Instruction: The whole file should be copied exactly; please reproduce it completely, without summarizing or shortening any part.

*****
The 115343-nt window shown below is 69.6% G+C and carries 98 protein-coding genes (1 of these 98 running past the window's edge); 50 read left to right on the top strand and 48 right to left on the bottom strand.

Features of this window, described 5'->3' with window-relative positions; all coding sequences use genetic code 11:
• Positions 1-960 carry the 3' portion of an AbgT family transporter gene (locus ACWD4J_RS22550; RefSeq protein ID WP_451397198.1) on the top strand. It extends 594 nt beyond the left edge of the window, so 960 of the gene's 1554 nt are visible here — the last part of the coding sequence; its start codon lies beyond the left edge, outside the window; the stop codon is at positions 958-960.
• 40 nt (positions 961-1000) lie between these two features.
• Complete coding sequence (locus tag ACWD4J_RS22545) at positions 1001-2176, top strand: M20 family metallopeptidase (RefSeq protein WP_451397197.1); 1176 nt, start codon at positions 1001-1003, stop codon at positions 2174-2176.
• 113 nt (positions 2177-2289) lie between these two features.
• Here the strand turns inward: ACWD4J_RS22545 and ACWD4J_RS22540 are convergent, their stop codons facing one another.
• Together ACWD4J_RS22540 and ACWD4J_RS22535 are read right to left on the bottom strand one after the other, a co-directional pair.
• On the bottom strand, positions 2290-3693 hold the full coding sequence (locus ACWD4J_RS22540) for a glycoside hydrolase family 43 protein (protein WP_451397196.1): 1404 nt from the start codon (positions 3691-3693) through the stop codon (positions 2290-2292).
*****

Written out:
The 115343-nt window shown below is 69.6% G+C and carries 98 protein-coding genes (1 of these 98 running past the window's edge); 50 read left to right on the top strand and 48 right to left on the bottom strand.

Features of this window, described 5'->3' with window-relative positions; all coding sequences use genetic code 11:
• Positions 1-960 carry the 3' portion of an AbgT family transporter gene (locus ACWD4J_RS22550; RefSeq protein ID WP_451397198.1) on the top strand. It extends 594 nt beyond the left edge of the window, so 960 of the gene's 1554 nt are visible here — the last part of the coding sequence; its start codon lies beyond the left edge, outside the window; the stop codon is at positions 958-960.
• 40 nt (positions 961-1000) lie between these two features.
• Complete coding sequence (locus tag ACWD4J_RS22545) at positions 1001-2176, top strand: M20 family metallopeptidase (RefSeq protein WP_451397197.1); 1176 nt, start codon at positions 1001-1003, stop codon at positions 2174-2176.
• 113 nt (positions 2177-2289) lie between these two features.
• Here the strand turns inward: ACWD4J_RS22545 and ACWD4J_RS22540 are convergent, their stop codons facing one another.
• Together ACWD4J_RS22540 and ACWD4J_RS22535 are read right to left on the bottom strand one after the other, a co-directional pair.
• On the bottom strand, positions 2290-3693 hold the full coding sequence (locus ACWD4J_RS22540) for a glycoside hydrolase family 43 protein (protein WP_451397196.1): 1404 nt from the start codon (positions 3691-3693) through the stop codon (positions 2290-2292).